When it comes to home repair tasks, few choices can make a more dramatic change than replacing your home windows. But while many other jobs can be completed with a little bit of elbow grease and a good blueprint, replacing a home window needs substantial work and a good deal of technical knowledge.
As a result, replacing your windows is no easy feat. You’ll want to know what type of window you’ll need, the specific plans required for replacing the window based on the size of the opening, and what tools it will take to build the right fit for your new window. Here are a few things you may wish to review:
What is Your Frame’s Condition?
The condition, or even presence, of the window frame is the first significant factor in matching the correct type of window to your replacement plan. If you are constructing a new window frame, taking out a damaged frame, or otherwise exposing the wall down to the studs, choose new construction windows, also called full frame replacement windows. Pocket replacement windows can be used in projects where the window frame is not being taken out, is in good condition and properly leveled.
The size of your window will also play a factor in which type of window you should install. Replacing a window with a window that is the same size will make a pocket replacement window easier. However, upgrading your window to a larger size will require removing the previous frame and constructing a new frame to fit your larger window as part of a full frame installation. That means a full frame replacement window will be needed for the job.
Removing the Old Frame
Selecting a full frame replacement window, as the name infers, typically requires replacing the current window frame, sashes and screen. This can typically be done with a utility knife, screwdrivers, pry bar, hammer, putty knife and circular saw, depending on your existing window.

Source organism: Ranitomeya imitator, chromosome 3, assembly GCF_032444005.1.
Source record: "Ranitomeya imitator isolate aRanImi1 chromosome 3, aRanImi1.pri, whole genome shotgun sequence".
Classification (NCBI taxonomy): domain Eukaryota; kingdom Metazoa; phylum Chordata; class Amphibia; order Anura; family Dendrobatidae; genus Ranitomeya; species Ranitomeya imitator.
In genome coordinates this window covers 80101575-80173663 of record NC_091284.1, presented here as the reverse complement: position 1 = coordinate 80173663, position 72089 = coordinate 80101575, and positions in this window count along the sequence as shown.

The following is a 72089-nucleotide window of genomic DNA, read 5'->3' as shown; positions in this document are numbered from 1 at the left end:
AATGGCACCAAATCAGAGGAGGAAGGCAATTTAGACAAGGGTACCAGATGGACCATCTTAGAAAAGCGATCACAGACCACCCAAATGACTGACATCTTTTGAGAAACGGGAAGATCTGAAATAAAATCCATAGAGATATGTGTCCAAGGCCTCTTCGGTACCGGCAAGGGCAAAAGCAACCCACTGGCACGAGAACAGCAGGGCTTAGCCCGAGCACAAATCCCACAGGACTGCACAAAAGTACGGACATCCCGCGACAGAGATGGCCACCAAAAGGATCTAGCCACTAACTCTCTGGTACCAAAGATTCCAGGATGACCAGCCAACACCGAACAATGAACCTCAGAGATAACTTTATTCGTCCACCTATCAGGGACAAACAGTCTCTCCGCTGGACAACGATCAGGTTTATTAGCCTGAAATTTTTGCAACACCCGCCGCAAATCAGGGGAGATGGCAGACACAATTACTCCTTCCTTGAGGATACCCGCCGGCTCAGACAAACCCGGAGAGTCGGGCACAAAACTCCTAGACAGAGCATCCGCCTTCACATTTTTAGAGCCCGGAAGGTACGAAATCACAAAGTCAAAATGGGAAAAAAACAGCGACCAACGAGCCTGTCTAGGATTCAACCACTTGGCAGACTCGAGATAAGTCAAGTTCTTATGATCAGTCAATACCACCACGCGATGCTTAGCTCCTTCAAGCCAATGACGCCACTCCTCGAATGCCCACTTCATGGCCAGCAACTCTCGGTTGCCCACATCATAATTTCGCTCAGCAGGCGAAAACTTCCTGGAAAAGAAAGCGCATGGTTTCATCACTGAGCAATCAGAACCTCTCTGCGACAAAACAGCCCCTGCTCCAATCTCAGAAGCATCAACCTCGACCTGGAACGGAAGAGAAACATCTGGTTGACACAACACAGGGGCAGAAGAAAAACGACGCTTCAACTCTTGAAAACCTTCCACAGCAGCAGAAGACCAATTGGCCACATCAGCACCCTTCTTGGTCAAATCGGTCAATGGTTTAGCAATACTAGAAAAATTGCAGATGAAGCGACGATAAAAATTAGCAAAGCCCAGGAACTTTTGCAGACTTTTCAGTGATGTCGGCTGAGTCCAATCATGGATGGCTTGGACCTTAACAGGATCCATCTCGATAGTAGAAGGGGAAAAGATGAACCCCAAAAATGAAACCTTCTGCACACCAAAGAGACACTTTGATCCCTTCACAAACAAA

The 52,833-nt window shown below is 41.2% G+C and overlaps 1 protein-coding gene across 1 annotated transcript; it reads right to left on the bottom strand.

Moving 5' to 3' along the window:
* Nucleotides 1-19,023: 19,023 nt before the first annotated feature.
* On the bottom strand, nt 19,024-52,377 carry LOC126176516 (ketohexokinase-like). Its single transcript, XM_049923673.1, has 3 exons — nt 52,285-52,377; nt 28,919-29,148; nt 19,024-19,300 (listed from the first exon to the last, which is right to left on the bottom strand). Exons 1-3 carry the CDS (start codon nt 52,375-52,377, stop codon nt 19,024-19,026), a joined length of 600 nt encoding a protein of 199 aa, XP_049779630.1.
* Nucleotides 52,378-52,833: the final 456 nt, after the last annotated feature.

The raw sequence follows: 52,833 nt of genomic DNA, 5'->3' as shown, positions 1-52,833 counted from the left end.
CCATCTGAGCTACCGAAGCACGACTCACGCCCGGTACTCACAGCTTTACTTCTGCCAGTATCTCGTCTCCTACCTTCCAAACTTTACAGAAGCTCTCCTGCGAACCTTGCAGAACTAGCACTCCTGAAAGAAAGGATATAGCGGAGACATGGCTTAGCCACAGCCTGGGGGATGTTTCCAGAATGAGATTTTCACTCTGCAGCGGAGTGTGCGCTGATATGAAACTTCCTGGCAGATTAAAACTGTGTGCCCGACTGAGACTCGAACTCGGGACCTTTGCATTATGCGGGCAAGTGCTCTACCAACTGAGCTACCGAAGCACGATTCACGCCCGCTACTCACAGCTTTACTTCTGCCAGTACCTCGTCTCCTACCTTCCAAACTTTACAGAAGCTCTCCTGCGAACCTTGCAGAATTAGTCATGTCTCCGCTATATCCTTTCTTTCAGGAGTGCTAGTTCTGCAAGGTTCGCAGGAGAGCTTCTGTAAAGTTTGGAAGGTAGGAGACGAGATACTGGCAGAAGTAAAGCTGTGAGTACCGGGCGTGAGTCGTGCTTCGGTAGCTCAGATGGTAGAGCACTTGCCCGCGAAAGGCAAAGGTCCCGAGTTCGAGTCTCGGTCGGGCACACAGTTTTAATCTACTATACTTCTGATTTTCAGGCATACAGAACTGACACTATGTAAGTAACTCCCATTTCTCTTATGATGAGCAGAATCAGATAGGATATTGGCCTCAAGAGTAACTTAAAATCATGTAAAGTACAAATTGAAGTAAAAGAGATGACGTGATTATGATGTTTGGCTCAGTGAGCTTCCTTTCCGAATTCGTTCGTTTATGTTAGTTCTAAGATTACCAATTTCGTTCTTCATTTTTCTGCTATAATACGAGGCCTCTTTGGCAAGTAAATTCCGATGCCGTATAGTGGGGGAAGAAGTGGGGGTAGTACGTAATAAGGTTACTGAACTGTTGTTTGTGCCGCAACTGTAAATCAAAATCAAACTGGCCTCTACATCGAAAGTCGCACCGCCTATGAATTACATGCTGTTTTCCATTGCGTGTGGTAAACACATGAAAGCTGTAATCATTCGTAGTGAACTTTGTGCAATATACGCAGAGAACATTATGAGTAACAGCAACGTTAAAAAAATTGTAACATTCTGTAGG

To cushion your home exterior trim when removing the frame, set a block of wood between the wall material and window, and then use a pry bar to remove the old window trim.
Full Frame Window Options
Two window options can take care of your needs when working on a full frame window installation: Nail fin windows and block frame windows.
Nail fin windows are frequently seen in new construction projects, or any project where the walls will be pulled to the frame (studs). These windows feature a thin piece of metal extending from the window itself that goes around the edges of the window frame. When installing the window to a new frame, this nail fin connects the window directly to the house’s studs and is hidden between the interior and exterior of your home.
Installing a nail fin window can be both labor-intensive and may need the addition of a new window frame or removal of siding so the person placing the window can attach the nail fin to the studs. Nail fin windows are more convenient to install in new construction (for example, when adding a room to your house), as the window is put in before the rest of the wall is built around it. Plus, if you are wanting to install a nail fin window to a present wall in a part of the house where a stone or brick exterior would also have to be replaced, the job might not be worth the effort required.